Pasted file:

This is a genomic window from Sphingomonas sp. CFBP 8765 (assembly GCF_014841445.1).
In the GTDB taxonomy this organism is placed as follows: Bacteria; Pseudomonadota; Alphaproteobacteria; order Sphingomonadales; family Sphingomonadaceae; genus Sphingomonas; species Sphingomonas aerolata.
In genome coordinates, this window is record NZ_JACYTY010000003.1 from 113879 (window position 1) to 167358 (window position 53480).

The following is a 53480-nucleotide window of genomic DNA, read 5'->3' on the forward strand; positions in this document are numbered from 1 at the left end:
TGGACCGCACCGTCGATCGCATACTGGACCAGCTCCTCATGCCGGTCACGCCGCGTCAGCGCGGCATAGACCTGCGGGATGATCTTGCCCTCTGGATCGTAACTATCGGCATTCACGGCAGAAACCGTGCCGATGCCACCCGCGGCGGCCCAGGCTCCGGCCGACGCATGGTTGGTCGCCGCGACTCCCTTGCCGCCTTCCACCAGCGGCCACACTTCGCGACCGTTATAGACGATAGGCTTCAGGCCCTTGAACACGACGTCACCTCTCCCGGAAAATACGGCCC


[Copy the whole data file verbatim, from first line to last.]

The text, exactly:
This is a genomic window from Sphingomonas sp. CFBP 8765 (assembly GCF_014841445.1).
In the GTDB taxonomy this organism is placed as follows: Bacteria; Pseudomonadota; Alphaproteobacteria; order Sphingomonadales; family Sphingomonadaceae; genus Sphingomonas; species Sphingomonas aerolata.
In genome coordinates, this window is record NZ_JACYTY010000003.1 from 113879 (window position 1) to 167358 (window position 53480).

The following is a 53480-nucleotide window of genomic DNA, read 5'->3' on the forward strand; positions in this document are numbered from 1 at the left end:
TGGACCGCACCGTCGATCGCATACTGGACCAGCTCCTCATGCCGGTCACGCCGCGTCAGCGCGGCATAGACCTGCGGGATGATCTTGCCCTCTGGATCGTAACTATCGGCATTCACGGCAGAAACCGTGCCGATGCCACCCGCGGCGGCCCAGGCTCCGGCCGACGCATGGTTGGTCGCCGCGACTCCCTTGCCGCCTTCCACCAGCGGCCACACTTCGCGACCGTTATAGACGATAGGCTTCAGGCCCTTGAACACGACGTCACCTCTCCCGGAAAATACGGCCC